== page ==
Benefits and Compensation, HR Management & Compliance

Paid Breaks Can’t Offset Other Compensation Due, Court Says

Employers cannot count compensation paid during meal breaks toward overtime pay due to employees, a federal appeals court has ruled.

Meal breaks

The 3rd U.S. Circuit Court of Appeals (which covers Delaware, New Jersey, and Pennsylvania), however, concluded that the Fair Labor Standards Act (FLSA) does not permit employers to take that kind of “credit” (Smiley v. E.I. du Pont de Nemours & Co., No. 14-4583 (3rd Cir., Oct. 7, 2016)).


The employees in the case worked 12-hour shifts at a DuPont plant in Pennsylvania. They were required to spend time before and after their shifts donning and doffing uniforms and protective gear. They also were required to participate in “shift relief,” according to court documents, in which employees from the outgoing shift shared information about the status of work with incoming employees. This all took about 30 to 60 minutes each day and the workers were not paid for this time.

They were, however, paid for breaks, despite the lack of such a federal requirement. They received three paid breaks each shift for a total of 90 minutes—much more than the time spent performing the pre- and post-shift work.

The workers sued, alleging that they should have been paid for that time. The court agreed but DuPont argued that, when considering the pay they received during break times, they were ultimately properly compensated for all hours worked.

The U.S. District Court for the Middle District of Pennsylvania granted DuPont’s motion for summary judgment, finding that the offset was not prohibited by the FLSA.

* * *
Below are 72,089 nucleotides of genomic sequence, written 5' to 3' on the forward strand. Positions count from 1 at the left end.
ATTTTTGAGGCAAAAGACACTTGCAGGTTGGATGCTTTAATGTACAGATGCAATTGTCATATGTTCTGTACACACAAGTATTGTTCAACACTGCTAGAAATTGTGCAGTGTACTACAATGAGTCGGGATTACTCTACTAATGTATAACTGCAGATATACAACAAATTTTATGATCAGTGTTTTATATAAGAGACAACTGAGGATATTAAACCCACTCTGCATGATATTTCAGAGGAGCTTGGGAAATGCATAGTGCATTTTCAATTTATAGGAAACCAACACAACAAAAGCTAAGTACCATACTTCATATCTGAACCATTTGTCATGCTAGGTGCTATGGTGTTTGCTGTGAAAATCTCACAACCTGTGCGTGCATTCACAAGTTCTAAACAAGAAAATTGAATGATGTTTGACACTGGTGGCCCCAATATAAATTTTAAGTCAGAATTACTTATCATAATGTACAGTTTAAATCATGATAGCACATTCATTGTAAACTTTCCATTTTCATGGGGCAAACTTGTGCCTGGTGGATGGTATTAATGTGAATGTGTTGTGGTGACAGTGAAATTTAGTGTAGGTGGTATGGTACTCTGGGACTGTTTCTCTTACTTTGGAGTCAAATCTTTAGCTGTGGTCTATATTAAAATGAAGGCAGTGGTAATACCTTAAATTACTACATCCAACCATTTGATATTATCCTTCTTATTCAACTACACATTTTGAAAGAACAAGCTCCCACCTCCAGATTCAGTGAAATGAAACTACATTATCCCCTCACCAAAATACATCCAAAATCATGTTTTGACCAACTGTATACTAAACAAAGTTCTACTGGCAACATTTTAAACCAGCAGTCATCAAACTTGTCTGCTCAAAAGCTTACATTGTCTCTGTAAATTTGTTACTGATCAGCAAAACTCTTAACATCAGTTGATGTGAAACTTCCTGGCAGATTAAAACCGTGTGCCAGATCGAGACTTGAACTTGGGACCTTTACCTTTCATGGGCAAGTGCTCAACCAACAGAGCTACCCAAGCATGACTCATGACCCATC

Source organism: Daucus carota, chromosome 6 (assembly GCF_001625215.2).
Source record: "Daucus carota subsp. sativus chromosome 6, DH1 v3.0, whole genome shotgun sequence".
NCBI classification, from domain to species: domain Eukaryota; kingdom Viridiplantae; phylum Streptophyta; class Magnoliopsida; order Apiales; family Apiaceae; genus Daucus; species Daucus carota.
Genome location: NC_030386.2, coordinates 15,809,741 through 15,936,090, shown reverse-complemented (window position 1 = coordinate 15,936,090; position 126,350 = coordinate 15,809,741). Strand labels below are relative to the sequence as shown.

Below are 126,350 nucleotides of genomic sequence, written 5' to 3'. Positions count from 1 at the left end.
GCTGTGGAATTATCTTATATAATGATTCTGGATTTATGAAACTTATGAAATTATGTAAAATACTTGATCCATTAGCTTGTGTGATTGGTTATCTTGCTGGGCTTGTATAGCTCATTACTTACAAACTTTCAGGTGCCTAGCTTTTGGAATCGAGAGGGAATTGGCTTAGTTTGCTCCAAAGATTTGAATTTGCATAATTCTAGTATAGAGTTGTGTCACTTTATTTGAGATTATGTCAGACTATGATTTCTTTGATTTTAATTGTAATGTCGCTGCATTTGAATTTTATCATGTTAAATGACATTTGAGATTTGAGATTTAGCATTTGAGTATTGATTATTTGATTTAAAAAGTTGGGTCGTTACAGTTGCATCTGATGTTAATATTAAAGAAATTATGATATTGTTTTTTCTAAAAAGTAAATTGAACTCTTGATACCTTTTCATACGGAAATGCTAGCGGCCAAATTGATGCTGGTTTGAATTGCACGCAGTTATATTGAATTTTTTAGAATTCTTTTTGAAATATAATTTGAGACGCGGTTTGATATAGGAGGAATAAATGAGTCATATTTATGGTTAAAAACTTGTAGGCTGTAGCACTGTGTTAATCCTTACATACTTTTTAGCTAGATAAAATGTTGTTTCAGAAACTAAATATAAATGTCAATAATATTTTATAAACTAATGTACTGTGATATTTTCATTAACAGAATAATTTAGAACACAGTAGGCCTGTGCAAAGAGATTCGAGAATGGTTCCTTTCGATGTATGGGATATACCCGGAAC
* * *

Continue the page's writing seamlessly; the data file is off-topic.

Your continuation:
Appeals Court Weighs In

On appeal, the 3rd Circuit noted that the law does permit employers to use certain compensation as a credit toward overtime due. This includes, for example, a premium paid to employees for working weekends and holidays. (See 29 U.S.C. §207(h) for details.)

A credit for overtime, however, is not mentioned. And the U.S. Department of Labor’s implementing regulations say that unless the FLSA specifically permits an offset, it’s not allowed. “No other types of remuneration for employment may be so credited,” the regulations say at 29 C.F.R. §778.201(c).

DuPont disagreed, arguing that the FLSA’s silence on the issue means that it should be permitted.

The appeals court, however, was not persuaded. “Crediting money already due an employee for some other reason against the wage he is owed is not paying that employee the compensation to which he is entitled by statute,” it said, quoting 9th Circuit precedent. “It is, instead, false and deceptive ‘creative’ bookkeeping that, if tolerated, would frustrate the goals and purposes of the FLSA.”

Kate TornoneKate McGovern Tornone is an editor at BLR. She has almost 10 years’ experience covering a variety of employment law topics and currently writes for and Before coming to BLR, she served as editor of Thompson Information Services’ ADA and FLSA publications, co-authored the Guide to the ADA Amendments Act, and published several special reports. She graduated from The Catholic University of America in Washington, D.C., with a B.A. in media studies.

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